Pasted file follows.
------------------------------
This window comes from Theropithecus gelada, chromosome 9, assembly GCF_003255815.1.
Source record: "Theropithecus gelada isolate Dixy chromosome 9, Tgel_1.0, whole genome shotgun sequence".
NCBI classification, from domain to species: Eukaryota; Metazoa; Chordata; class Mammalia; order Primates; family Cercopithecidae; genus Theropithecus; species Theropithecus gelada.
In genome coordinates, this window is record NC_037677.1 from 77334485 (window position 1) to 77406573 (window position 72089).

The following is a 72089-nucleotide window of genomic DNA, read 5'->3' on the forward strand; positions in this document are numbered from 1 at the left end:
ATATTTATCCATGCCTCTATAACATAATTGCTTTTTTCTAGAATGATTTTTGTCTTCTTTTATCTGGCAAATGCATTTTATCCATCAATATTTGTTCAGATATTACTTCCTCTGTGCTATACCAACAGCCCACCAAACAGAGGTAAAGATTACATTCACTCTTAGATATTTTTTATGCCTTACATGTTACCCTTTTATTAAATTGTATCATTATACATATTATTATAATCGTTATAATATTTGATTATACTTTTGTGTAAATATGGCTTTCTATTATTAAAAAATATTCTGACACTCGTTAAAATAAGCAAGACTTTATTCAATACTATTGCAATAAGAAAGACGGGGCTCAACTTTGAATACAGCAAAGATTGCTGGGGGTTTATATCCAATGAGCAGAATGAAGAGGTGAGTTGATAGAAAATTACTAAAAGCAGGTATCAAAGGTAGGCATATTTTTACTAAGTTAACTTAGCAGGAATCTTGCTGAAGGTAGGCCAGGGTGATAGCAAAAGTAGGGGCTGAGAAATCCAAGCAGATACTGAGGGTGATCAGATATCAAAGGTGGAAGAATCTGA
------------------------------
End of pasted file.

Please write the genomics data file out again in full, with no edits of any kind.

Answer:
This window comes from Theropithecus gelada, chromosome 9, assembly GCF_003255815.1.
Source record: "Theropithecus gelada isolate Dixy chromosome 9, Tgel_1.0, whole genome shotgun sequence".
NCBI classification, from domain to species: Eukaryota; Metazoa; Chordata; class Mammalia; order Primates; family Cercopithecidae; genus Theropithecus; species Theropithecus gelada.
In genome coordinates, this window is record NC_037677.1 from 77334485 (window position 1) to 77406573 (window position 72089).

The following is a 72089-nucleotide window of genomic DNA, read 5'->3' on the forward strand; positions in this document are numbered from 1 at the left end:
ATATTTATCCATGCCTCTATAACATAATTGCTTTTTTCTAGAATGATTTTTGTCTTCTTTTATCTGGCAAATGCATTTTATCCATCAATATTTGTTCAGATATTACTTCCTCTGTGCTATACCAACAGCCCACCAAACAGAGGTAAAGATTACATTCACTCTTAGATATTTTTTATGCCTTACATGTTACCCTTTTATTAAATTGTATCATTATACATATTATTATAATCGTTATAATATTTGATTATACTTTTGTGTAAATATGGCTTTCTATTATTAAAAAATATTCTGACACTCGTTAAAATAAGCAAGACTTTATTCAATACTATTGCAATAAGAAAGACGGGGCTCAACTTTGAATACAGCAAAGATTGCTGGGGGTTTATATCCAATGAGCAGAATGAAGAGGTGAGTTGATAGAAAATTACTAAAAGCAGGTATCAAAGGTAGGCATATTTTTACTAAGTTAACTTAGCAGGAATCTTGCTGAAGGTAGGCCAGGGTGATAGCAAAAGTAGGGGCTGAGAAATCCAAGCAGATACTGAGGGTGATCAGATATCAAAGGTGGAAGAATCTGA